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Discussion Starter · #1 ·
I know this is a complex subject, and perhaps I am making it more difficult than it needs to be, but I wanted to see if I understand the problems and possibilities. (It also might help someone else save a few hours searching.)


MY DESIRE: to produce good quality sound on my good home theater system (B&K pre/pro and B&K amp with Dynaudio speakers). I want to get 5.1 sound from Blu-Ray discs with little to no degradation in sound quality.


My equipment:

new htpc with Lite-On Blu-Ray player

HD 4670 video card sending video via HDMI to Pioneer Elite Kuro Pro-111FD

Realtek ALC888 codec on motherboard, digital output via spdif and analog output via 3.5mm mini

B&K Reference 30 which will accept 96/24 via coax digital as well as 6 channel analog via RCA inputs (NOTE: NO HDMI input on this pre/pro)


My Software:

Windows Vista Home Premium (32 bit)

PowerDVD 8 Ultra

TMT

anyDVD HD


I have read much of the thread http://www.avsforum.com/avs-vb/showthread.php?t=1033822 and I will be remuxing Blu-ray to MKV with FLAC audio as shown in that thread.


Here are the options as I see them:

ONE: Send Dolby Digital 5.1 audio track via spdif to B&K pre/pro

ADVANTAGES: it's relatively easy, and takes advantage of better DACS and superior quality of B&K to decode sound

CONS: lossy, limitations of spdif(?), not all Blu-Ray discs may have a Dolby Digital 5.1 track

TWO: Send flac audio via 3.5mm minis to 6 channel analog inputs on B&K pre/pro

ADVANTAGES: preserves quality of original audio

CONS: more complicated, uses [inferior ??] DACs on mainboard, uses only OK quality 3.5mm mini jacks, perhaps bass management issues

THREE: Same as option TWO above, but buy a sound card rather than using mainboard Realtek audio

ADVANTAGES: same as two, but adds higher quality DACS and opamps of sound card as opposed to Realtek ALC888

CONS: more expensive, which card to buy?


Sound Card Options for THREE above:

Asus xonar dx

Asus xonar d2x

Auzentech x-meridian (difficult to find, vista drivers)

auzentech x-plosion (swappable op-amps)

[NOTE: all the above have 3.5mm mini jacks, but less expensive]


HT Omega Claro Halo XT (swappable op-amps)

Asus Xonar HDAV 1.3 (swappable op-amps)

[NOTE: these cards have RCA output jacks via additional card, cost more than $200]

FOUR: Upgrade B&K Reference 30 to Reference 70 which has HDMI inputs and outputs. This option costs $3,000 with trade-in and is cost prohibitive at the moment. [We are in a recession, you know.]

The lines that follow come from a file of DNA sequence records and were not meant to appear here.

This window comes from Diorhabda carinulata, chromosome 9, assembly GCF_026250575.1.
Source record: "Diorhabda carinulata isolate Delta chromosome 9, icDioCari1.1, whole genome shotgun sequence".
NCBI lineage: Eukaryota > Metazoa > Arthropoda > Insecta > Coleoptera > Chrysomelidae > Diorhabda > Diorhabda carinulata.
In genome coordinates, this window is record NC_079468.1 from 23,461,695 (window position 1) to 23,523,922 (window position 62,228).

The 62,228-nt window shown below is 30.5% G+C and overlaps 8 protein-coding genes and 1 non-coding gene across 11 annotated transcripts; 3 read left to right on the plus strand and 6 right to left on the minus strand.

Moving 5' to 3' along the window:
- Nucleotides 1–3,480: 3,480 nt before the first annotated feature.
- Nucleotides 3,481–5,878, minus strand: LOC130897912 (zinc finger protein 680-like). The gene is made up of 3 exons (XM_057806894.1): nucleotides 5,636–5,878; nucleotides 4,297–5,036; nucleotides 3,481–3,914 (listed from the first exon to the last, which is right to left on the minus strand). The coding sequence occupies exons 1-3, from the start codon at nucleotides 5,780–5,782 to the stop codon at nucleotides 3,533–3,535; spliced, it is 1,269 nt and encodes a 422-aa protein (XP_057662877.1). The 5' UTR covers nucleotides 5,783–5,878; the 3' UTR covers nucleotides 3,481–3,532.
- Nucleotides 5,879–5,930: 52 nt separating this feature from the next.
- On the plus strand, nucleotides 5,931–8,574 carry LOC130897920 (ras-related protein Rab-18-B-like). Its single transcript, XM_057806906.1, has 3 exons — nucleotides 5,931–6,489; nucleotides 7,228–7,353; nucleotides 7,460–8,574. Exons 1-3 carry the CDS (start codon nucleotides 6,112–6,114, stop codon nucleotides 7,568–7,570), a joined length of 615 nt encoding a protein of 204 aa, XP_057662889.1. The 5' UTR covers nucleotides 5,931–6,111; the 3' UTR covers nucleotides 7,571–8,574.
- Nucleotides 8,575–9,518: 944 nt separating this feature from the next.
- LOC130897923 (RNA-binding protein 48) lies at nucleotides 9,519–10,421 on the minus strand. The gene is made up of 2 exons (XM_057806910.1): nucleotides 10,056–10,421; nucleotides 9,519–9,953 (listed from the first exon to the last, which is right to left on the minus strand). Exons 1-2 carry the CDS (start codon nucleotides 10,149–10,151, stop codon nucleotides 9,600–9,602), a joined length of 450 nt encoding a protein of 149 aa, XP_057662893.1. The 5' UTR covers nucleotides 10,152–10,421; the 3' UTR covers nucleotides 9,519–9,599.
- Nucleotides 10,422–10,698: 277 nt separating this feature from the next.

Which option should I take?


I am inclined to try Option Two at the moment, and see if the sound quality will satisfy me until I can go for option four. [But I am concerned that option one may produce equal or better sound quality.]


Perhaps someone has already tried these options and knows whether the benefit of option three exceeds the cost.


Thank you for your help.

John
 

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Option 5. Sell your existing mobo and get the MSI 7411 board with the D2Audio chip on board. Drives 7.1 high quality analog pre amps to your AVR in beautiful sound.

http://global.msi.com.tw/index.php?f...maincat_no=134


Look at the 7.1 version plug in board. Roughly $170 for board and audio card. Much better than SPDIF and the realtek codec.
 

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Option 5 isn't much chop if you have PCI cards. Tuner cards for instance.

Java Jack, how about a full size version, for Intel processors, with PCI and PCI Express slots, 8 (12?) Satas, 2 x IDE.....the whole nine yards?



I do Option 3, with an M-audio card. It works VERY well (I even do 6 channel Digital Room Correction).


If I was buying now, I'd get a HT Omega Claro (or +). The RCA outputs aren't worth the extra cost for the Halo XT (you could always solder your own on to the 3.3mm pins).


If I didn't need a Front Panel connection as well as the rears, the Xonar D2(X) would be a real contender too.



While analogue out is a real, high quality alternative for a HTPC....SPDIF and onboard audio are NOT.


Cheers


Mark
 

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I also vote for option three. Although a $200 soundcard is a bit of an expenditure, it will likely produce the best bang for the buck.


Personally, I use the Xonar D2X, which has excellent analog performance. I am happy with the sound of the opamps. I can easily swap them if I wish, as I have access to soldering equipment and the skills to do so. If this is a big deal for you, you may wish to go with socketed opamps. I convert my BD to MKV to hear full resolution audio tracks.


The Xonar HDAV has the advantage of playing full-resolution Blu-ray discs in conjunction with a special version of TMT. A nice convenience if you want to hear the good audio by just dropping in the disc rather than remuxing to MKV with FLAC audio first.
 
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